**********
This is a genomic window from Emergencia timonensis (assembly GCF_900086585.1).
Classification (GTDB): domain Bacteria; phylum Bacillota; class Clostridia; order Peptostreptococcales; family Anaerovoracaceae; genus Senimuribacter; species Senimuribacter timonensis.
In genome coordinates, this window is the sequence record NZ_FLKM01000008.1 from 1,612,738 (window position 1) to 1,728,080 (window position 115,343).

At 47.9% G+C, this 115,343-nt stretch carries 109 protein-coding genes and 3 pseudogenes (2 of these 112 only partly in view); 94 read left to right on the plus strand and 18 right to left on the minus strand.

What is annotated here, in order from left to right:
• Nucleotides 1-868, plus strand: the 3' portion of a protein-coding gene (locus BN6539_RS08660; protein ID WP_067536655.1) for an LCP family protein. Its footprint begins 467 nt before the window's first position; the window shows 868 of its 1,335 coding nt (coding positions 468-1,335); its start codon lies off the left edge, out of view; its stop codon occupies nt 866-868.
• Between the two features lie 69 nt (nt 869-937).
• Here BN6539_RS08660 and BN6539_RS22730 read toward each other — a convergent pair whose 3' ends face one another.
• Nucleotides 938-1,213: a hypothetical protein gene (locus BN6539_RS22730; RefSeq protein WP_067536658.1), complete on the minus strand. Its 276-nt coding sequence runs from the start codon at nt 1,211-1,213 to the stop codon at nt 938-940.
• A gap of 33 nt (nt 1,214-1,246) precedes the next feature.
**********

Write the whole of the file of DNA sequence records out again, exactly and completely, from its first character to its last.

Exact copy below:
This is a genomic window from Emergencia timonensis (assembly GCF_900086585.1).
Classification (GTDB): domain Bacteria; phylum Bacillota; class Clostridia; order Peptostreptococcales; family Anaerovoracaceae; genus Senimuribacter; species Senimuribacter timonensis.
In genome coordinates, this window is the sequence record NZ_FLKM01000008.1 from 1,612,738 (window position 1) to 1,728,080 (window position 115,343).

At 47.9% G+C, this 115,343-nt stretch carries 109 protein-coding genes and 3 pseudogenes (2 of these 112 only partly in view); 94 read left to right on the plus strand and 18 right to left on the minus strand.

What is annotated here, in order from left to right:
• Nucleotides 1-868, plus strand: the 3' portion of a protein-coding gene (locus BN6539_RS08660; protein ID WP_067536655.1) for an LCP family protein. Its footprint begins 467 nt before the window's first position; the window shows 868 of its 1,335 coding nt (coding positions 468-1,335); its start codon lies off the left edge, out of view; its stop codon occupies nt 866-868.
• Between the two features lie 69 nt (nt 869-937).
• Here BN6539_RS08660 and BN6539_RS22730 read toward each other — a convergent pair whose 3' ends face one another.
• Nucleotides 938-1,213: a hypothetical protein gene (locus BN6539_RS22730; RefSeq protein WP_067536658.1), complete on the minus strand. Its 276-nt coding sequence runs from the start codon at nt 1,211-1,213 to the stop codon at nt 938-940.
• A gap of 33 nt (nt 1,214-1,246) precedes the next feature.